Emory University | Woodruff Health Sciences Center
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Message from the Dean

One very special population
james w. curran

Children are special, particularly when it comes to their health. They respond differently from adults to environment, disease, and medicine. For example, children may be more vulnerable to the harmful effects of air pollutants. They breathe in more air (relative to their body size) and have greater metabolic requirements for their immune systems.  

Our aim at Rollins is to promote the health of infants and children through research to bring about policy change. But doing so doesn’t begin with looking at how environmental factors or nutrition—two of the many facets that Rollins faculty study—affect infants and toddlers. Ensuring children’s health begins with the health of their mothers, long before they become pregnant.

One of the first researchers to call attention to the consequences of maternal and child health is Reynaldo Martorell, whose recent studies examine the lifelong effects of famine on children in China. Famine is rare today, but women of reproductive age in the developing world continue to be undernourished from a lack of micronutrients. Martorell’s colleague, Usha Ramakrishnan, calls attention to this troubling problem through her work in India and Vietnam. You can learn more about their work in this issue and that of other faculty, including Dana Boyd Barr’s efforts to protect pregnant women from pesticide exposure in Thailand, Saad Omer’s advocacy that vaccine compliance also include expectant mothers, and Juan Leon’s commitment to protecting babies in Bolivia from a rotavirus infection that causes severe diarrhea.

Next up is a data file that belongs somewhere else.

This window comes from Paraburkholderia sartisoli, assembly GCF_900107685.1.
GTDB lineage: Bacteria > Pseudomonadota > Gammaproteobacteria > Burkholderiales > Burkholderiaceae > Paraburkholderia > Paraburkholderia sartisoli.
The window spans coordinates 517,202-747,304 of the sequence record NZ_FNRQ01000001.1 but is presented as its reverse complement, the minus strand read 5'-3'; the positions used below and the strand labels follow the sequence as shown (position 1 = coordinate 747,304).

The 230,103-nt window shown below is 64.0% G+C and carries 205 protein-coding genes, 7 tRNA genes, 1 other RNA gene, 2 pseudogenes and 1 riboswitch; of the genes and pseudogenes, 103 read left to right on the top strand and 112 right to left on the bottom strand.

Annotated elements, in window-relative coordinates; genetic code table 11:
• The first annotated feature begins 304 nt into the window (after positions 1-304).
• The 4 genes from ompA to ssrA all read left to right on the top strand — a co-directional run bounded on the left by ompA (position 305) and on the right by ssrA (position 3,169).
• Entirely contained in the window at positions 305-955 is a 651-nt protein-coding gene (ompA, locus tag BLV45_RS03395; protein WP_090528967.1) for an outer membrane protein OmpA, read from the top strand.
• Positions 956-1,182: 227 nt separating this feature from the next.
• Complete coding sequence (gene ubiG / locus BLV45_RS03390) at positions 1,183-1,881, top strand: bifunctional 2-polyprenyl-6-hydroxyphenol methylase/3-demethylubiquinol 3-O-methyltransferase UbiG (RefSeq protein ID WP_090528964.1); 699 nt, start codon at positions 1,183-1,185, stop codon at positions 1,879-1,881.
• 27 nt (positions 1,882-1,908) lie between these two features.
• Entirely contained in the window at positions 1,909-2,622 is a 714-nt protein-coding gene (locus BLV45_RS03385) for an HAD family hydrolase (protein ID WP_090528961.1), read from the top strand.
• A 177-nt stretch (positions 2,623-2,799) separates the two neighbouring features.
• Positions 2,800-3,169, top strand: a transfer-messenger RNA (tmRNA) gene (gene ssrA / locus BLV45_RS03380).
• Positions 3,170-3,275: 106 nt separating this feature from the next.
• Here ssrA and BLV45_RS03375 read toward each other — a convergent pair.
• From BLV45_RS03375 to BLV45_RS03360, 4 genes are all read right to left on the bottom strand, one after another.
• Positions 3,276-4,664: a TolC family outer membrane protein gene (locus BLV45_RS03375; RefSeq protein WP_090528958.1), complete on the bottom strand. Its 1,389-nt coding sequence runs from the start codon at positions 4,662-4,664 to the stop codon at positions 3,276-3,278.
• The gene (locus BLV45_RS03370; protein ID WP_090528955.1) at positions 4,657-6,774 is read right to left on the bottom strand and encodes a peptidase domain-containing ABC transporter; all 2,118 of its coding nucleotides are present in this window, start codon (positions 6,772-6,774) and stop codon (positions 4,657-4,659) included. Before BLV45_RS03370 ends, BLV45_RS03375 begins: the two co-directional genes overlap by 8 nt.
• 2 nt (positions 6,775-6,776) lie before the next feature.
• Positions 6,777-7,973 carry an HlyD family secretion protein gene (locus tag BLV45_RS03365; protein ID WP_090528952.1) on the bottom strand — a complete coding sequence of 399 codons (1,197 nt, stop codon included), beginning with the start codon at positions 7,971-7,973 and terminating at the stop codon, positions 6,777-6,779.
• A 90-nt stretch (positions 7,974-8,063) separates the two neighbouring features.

In August, the world watched as an Emory Healthcare team successfully treated the first two patients with the Ebola virus in our nation. I am proud of Emory for caring for these patients and changing attitudes about treating and containing this disease. Thousands of experts with the CDC and other agencies and the U.S. military are working together to stem the Ebola epidemic in West Africa. These courageous people are working under difficult conditions to save thousands of lives. They exemplify public health practice at its very best.  

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